"In fourteen hundred and ninety-two," the familiar poem says, "Columbus sailed the ocean blue."
Columbus was often credited with discovering the New World, though other, lesser known travelers had come earlier.
While there is no prospect that man will find new continents on Earth, it is intriguing that astronomers have spotted in a distant solar system two planets roughly the size of Earth circling a star that isn't too much different from our sun.
That is a first, according to scientists.
One of the planets is named Kepler-20f. It's slightly larger than Earth, and its atmosphere may have a great deal of water vapor.
The other, Kepler-20e, is a tad smaller than Earth.
The discovery of Earth-size planets has spurred talk of life "out there." But life seems improbable on these particular planets. Scientists say both are likely far too hot to sustain life. Kepler-20f and Kepler-20e fully orbit their star in a "year" that equals less than one month for us earthlings.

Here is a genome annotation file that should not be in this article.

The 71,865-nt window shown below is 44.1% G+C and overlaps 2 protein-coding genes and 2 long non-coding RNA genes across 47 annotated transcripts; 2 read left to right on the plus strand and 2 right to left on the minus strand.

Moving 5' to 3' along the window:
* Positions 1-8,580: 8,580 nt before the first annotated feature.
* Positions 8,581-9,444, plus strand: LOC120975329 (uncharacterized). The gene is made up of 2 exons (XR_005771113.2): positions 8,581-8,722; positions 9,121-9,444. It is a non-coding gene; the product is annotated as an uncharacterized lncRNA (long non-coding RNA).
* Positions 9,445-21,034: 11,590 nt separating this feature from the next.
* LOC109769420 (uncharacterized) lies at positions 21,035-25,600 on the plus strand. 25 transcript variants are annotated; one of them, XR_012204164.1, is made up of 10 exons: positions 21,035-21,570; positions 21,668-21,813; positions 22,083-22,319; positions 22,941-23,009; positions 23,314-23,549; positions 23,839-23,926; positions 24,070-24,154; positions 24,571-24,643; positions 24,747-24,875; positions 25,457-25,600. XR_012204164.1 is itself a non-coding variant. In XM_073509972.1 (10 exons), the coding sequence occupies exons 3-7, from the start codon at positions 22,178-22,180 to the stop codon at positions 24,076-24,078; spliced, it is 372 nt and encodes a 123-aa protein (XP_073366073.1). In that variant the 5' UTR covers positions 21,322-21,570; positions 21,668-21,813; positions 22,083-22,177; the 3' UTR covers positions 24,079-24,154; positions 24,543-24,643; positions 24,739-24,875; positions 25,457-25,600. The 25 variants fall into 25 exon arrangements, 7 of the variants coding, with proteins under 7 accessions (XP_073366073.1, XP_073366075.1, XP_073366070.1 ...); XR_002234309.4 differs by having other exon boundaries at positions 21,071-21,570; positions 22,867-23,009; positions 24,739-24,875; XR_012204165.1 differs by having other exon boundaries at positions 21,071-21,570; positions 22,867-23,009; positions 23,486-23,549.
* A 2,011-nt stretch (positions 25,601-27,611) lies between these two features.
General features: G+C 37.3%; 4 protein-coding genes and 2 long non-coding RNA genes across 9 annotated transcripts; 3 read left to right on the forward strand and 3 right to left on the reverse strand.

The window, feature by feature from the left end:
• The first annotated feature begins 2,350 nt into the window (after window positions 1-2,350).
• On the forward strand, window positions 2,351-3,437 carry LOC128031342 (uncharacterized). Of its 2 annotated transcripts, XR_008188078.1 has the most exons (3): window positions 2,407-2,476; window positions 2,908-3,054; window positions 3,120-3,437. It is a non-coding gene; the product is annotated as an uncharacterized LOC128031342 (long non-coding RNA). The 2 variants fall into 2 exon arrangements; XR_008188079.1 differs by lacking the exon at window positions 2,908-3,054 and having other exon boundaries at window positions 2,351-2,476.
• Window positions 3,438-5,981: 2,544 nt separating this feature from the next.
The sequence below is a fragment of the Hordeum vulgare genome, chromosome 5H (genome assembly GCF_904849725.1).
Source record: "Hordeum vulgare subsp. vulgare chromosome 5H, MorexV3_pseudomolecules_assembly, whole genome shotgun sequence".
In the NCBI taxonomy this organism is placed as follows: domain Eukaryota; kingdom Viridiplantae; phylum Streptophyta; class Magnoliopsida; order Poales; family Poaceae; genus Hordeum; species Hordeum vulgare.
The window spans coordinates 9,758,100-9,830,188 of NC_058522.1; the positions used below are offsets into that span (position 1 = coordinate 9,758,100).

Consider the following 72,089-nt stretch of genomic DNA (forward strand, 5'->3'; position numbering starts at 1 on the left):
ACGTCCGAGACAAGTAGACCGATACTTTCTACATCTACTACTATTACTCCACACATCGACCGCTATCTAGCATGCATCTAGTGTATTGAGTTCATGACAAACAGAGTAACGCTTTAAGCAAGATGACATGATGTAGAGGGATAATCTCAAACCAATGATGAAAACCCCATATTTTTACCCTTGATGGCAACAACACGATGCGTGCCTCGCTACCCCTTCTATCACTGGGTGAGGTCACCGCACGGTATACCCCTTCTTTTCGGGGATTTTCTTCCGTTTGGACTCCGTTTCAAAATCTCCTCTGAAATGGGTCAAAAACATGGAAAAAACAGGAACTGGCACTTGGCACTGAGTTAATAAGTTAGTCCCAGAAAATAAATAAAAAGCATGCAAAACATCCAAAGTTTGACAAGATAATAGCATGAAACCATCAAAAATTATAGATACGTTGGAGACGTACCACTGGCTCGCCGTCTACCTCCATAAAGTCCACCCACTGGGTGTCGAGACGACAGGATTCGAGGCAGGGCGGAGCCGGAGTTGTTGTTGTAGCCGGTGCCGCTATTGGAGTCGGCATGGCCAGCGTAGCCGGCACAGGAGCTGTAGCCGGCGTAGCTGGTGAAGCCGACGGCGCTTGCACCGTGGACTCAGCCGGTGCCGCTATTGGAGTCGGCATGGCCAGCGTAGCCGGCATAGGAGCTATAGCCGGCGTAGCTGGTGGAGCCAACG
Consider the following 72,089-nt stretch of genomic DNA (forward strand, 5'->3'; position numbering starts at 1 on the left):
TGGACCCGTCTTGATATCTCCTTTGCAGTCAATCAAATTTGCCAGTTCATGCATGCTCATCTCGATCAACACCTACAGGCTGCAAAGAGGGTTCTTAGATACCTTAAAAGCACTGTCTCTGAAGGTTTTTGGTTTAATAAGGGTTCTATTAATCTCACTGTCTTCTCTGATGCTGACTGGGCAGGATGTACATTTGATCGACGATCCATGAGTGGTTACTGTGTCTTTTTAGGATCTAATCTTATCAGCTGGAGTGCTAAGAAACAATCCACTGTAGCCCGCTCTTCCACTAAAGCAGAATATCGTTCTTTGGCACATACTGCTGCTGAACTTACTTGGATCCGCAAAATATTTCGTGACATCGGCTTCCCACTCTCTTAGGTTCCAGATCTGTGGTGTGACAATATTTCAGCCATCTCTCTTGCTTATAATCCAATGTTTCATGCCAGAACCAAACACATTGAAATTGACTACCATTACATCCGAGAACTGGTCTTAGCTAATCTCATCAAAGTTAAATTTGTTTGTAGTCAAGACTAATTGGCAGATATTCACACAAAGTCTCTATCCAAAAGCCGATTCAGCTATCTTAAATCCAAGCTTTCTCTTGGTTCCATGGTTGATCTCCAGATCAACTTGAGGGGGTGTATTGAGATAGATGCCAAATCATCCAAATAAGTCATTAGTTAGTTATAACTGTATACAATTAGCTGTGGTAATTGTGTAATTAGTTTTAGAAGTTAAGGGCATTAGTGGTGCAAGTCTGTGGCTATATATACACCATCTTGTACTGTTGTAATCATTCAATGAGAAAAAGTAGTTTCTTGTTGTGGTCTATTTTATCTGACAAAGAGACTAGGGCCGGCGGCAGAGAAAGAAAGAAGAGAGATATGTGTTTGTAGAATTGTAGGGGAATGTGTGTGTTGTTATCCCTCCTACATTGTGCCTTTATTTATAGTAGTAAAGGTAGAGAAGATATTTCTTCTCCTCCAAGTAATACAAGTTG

Still, as the popularity of space-related movies and TV shows has demonstrated, there's an endless and understandable fascination with the prospect of one day greeting what we hope will be friendly aliens.